We found out that the 38 was going for a trip down the Danube while we were there, so we followed along for a while. It certainly is a place of spectacular scenery.
38 class on a tour passing one of those cliff top dwellings the Danube is famous for its Castles and spectacular scenery.
Fortunately, there was other steam in the area. I believe the whole thing went diesel or electric the year after we were there. Certainly many of my travels had a great sense of urgency, not always because of pending dieselisation, but the disappearance of locomotive variety. In latter years there were often only one or two types of loco running everything. You can see this with the huge number of QJs and JFs in China.
Speaking of common West German steam, the freight trains along the Danube were hauled by 50 class. The road ran alongside the river and railway line which was very convenient. Surveying the area, I decided the best spot was on top of the cliff next to the road, so I did some rock climbing on a fairly precarious precipice. As I got higher and higher, it was quite scary! It was worth the climb as it made for some great photography.
German 051-747-0 takes a leisurely stroll down the Danube with a passenger train
I love this shot, however, the view from the other direction is even better in my opinion.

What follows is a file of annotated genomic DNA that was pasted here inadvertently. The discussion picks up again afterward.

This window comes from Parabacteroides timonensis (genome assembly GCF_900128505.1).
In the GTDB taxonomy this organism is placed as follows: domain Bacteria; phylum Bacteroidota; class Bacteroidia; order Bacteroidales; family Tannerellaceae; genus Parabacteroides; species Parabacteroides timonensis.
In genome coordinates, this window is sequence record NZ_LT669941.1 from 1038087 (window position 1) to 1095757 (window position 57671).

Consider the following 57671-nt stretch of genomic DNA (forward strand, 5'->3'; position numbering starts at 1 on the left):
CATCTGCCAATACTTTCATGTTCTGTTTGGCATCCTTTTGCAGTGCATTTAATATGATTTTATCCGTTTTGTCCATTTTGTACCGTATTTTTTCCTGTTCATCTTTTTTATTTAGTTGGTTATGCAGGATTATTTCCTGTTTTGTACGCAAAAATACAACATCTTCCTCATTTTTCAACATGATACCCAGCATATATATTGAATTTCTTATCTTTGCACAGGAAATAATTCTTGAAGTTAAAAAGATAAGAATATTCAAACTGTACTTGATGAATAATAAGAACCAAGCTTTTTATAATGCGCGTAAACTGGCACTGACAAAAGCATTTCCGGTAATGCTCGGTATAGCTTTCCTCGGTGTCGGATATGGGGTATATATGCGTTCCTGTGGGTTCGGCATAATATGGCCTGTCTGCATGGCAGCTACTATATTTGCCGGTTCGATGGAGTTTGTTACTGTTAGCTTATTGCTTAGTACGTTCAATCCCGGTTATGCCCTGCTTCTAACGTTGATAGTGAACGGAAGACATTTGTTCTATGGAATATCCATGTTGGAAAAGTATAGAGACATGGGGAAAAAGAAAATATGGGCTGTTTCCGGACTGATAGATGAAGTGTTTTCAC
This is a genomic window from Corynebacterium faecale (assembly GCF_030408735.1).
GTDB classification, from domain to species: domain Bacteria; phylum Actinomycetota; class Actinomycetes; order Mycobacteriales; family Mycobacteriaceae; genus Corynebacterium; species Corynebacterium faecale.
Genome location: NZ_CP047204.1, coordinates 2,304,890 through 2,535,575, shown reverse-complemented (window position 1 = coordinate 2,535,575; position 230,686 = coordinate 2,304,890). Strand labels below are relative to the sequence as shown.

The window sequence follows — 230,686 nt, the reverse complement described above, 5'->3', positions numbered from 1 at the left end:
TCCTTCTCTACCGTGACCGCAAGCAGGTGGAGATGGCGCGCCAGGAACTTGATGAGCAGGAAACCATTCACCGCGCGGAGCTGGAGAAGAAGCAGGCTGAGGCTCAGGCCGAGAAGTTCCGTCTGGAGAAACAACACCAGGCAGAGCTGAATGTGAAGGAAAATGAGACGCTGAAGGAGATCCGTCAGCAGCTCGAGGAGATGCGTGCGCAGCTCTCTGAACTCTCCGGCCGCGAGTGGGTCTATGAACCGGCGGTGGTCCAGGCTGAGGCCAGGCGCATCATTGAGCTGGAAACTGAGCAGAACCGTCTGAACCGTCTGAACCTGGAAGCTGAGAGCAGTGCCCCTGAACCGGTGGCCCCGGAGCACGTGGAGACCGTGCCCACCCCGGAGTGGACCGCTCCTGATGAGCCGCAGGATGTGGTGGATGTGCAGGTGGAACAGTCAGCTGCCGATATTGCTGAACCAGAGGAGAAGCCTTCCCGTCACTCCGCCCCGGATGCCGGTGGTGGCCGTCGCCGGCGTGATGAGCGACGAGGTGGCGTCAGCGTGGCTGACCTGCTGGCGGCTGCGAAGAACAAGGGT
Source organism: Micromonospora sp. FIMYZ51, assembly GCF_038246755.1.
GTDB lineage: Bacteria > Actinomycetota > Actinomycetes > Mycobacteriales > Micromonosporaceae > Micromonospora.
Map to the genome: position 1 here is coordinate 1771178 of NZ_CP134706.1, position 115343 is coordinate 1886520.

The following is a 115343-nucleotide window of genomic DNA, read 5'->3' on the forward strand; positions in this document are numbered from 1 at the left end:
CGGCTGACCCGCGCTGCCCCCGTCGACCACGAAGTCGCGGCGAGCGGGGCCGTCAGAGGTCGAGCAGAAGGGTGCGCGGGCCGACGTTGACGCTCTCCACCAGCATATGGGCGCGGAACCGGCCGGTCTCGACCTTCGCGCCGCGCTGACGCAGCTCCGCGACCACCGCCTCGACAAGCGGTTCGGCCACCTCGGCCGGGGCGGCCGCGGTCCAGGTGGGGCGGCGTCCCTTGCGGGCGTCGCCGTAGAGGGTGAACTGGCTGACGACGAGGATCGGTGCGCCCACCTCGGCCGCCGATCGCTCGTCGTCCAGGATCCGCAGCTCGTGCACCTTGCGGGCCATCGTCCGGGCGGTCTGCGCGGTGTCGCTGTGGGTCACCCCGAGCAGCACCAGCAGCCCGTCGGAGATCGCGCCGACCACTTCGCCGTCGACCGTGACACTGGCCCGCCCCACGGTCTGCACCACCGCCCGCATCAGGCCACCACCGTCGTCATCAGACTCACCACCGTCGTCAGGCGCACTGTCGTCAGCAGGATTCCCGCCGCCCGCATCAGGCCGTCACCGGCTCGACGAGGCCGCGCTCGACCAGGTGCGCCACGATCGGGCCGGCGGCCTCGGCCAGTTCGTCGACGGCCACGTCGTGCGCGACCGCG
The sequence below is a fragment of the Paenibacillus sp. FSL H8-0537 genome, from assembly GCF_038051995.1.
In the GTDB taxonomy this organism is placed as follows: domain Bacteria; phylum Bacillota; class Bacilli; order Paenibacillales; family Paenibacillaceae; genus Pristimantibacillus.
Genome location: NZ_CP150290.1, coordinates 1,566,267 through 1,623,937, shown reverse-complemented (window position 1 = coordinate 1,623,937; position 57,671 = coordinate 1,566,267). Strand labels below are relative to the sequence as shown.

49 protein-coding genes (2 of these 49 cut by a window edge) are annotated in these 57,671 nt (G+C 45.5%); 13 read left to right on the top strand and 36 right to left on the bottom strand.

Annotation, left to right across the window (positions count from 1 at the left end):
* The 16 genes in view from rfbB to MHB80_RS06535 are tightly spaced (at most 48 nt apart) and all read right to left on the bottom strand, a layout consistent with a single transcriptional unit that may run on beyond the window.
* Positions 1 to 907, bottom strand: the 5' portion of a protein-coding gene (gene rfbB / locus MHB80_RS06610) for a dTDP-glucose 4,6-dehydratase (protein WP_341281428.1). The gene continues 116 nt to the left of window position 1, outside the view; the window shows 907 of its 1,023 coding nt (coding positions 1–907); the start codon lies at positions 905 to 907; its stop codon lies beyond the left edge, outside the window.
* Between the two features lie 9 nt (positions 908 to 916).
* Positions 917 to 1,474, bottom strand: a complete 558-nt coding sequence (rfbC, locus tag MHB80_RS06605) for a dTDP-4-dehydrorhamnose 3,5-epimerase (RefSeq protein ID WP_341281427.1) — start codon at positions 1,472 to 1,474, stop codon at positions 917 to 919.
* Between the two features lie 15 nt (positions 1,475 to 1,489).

051-202-0 heads beside the Danube on a freight
The above shot probably had the normal full sun for Northern Europe at that time. A little further down the line we caught up (almost) with the passenger. It was passing a site where tourists stopped to take pictures.
We farewelled this area and headed to our next destination in the Black Forest.
50 Class heads past a scenic lookout while tourists watch on
Part of this line is the famous Dornstetten Viaduct, a very high bridge. We managed to get a photo of a steam passenger crossing this structure while we were there.
50 class crosses the Dornstetten viaduct on a passenger
This was our first taste of German steam and a very pleasant one at that. At the same time it introduced us to the rather hazy weather that was a feature of that part of the world. It is a far cry from the clear skies of Australia and South Africa. Still, I am very grateful I made it in time to see some of these great locomotives.
As the 38 hauled special continues on its way, we bid farewell to the Rottweil area.